filamentous carbon

https://doi.org/10.1351/goldbook.F02362
A carbonaceous deposit from gaseous carbon compounds, consisting of filaments grown by the catalytic action of metal particles.
Note:
In general, such deposits are obtained at pressures of < \(\text{kPa}\) in the temperature region \(600\) - \(1300\ \text{K}\) on metals such as iron, cobalt or nickel. Typical filaments consist of a duplex structure, a relatively @O04362@-resistant skin surrounding a more easily oxidizable core, with a metal particle located at the growing end of the filament. They generally range from \(0.01\) to \(0.5\ \unicode[Times]{x3BC}\text{m}\) in diameter and up to \(10\ \unicode[Times]{x3BC}\text{m}\) in length. In some systems, the metal particles are located in the middle of the filaments, and there are also examples where several filaments originate from a single particle. The filaments may be produced in different conformations, such as helical, twisted and straight.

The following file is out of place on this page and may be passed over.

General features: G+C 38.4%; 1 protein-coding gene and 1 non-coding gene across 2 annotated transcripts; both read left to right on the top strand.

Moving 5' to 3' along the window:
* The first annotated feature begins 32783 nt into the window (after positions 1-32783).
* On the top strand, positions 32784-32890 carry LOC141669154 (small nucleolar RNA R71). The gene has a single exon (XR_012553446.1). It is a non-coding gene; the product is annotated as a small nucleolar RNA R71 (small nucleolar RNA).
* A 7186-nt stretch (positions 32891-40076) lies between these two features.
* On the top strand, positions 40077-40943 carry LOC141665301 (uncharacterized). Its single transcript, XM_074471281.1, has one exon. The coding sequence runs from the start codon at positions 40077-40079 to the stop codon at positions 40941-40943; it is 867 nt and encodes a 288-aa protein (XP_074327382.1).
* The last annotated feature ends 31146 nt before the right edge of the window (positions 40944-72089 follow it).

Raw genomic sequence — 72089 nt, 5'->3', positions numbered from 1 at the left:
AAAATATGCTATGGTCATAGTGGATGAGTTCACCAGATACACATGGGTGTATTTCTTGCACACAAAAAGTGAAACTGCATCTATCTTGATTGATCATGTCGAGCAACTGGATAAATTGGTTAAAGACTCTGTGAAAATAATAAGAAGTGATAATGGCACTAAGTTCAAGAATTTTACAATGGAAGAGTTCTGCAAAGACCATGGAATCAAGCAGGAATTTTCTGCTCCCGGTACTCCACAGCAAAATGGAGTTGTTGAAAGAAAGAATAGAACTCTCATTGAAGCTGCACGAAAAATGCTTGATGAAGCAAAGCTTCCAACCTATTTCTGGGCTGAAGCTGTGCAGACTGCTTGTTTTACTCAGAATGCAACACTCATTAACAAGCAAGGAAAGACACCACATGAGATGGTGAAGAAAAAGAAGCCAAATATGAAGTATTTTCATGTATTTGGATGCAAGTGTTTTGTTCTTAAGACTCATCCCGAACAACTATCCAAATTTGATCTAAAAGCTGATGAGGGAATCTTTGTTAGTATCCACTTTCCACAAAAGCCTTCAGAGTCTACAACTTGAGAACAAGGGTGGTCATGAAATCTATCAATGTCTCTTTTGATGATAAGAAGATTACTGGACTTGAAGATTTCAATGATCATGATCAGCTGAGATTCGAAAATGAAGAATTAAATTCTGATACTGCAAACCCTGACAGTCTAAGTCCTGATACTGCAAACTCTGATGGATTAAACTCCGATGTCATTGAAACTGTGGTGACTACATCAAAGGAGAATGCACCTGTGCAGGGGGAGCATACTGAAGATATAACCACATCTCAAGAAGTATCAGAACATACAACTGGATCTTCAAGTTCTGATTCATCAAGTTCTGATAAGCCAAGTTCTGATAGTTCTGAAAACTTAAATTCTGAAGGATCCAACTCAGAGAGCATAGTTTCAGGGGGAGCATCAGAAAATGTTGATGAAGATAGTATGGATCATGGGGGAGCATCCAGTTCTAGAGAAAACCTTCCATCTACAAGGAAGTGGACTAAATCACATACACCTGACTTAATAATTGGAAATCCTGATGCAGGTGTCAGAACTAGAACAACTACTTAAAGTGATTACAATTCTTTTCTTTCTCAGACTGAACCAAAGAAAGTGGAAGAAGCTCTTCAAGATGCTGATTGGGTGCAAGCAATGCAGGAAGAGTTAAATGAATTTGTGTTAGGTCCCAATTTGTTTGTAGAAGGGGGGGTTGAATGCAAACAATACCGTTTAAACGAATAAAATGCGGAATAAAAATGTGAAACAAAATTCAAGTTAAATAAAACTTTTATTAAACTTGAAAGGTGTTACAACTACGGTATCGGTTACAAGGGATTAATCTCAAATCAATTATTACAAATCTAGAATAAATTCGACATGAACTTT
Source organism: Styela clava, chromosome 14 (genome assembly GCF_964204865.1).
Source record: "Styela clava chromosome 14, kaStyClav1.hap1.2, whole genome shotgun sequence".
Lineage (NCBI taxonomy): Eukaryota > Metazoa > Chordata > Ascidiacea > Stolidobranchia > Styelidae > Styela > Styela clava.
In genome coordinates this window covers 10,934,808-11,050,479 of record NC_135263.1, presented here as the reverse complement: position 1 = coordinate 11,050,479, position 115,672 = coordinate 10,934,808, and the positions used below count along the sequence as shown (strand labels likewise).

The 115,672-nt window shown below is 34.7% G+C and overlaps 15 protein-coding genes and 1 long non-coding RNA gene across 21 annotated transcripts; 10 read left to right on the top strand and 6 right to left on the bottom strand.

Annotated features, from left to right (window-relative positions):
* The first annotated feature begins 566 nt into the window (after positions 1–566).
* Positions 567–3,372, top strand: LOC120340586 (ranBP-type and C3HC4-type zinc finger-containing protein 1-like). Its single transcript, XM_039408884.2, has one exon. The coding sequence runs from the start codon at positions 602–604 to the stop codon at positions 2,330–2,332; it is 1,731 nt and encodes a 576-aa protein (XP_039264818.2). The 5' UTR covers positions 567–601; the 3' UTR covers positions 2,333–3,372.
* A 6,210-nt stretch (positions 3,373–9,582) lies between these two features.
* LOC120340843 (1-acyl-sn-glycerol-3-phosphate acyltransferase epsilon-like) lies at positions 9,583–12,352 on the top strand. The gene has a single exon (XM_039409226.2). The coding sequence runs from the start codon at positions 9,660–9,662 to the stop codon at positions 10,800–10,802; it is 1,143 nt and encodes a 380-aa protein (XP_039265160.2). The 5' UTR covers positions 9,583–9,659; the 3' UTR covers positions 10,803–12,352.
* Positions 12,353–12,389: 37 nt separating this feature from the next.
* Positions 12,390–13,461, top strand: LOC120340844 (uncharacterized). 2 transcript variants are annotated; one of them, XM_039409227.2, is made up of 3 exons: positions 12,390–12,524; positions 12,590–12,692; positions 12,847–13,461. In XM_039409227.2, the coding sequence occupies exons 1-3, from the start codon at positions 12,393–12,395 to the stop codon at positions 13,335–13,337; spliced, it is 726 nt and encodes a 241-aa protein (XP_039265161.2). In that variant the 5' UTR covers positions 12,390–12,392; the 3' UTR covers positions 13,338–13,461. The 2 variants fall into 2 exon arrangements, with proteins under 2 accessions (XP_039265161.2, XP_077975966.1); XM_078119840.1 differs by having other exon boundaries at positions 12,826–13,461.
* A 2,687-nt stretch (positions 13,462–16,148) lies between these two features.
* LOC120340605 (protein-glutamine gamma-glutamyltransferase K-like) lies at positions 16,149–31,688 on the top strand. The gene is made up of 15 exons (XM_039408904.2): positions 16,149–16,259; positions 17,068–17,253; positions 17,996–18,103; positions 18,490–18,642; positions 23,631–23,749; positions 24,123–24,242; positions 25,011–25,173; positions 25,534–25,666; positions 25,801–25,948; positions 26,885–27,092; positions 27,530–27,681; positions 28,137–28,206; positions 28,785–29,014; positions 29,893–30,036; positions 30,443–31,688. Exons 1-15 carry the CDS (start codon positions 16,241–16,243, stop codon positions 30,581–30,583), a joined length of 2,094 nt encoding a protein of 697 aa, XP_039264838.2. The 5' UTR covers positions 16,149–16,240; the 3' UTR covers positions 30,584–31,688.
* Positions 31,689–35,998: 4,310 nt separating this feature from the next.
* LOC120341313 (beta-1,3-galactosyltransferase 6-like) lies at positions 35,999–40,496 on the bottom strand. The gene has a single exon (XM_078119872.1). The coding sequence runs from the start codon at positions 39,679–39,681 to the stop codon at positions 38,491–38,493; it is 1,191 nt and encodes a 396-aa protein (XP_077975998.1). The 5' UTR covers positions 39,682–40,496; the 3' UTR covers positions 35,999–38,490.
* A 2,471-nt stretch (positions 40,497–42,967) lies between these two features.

Source:
PAC, 1995, 67, 473. (Recommended terminology for the description of carbon as a solid (IUPAC Recommendations 1995)) on page 488 [Terms] [Paper]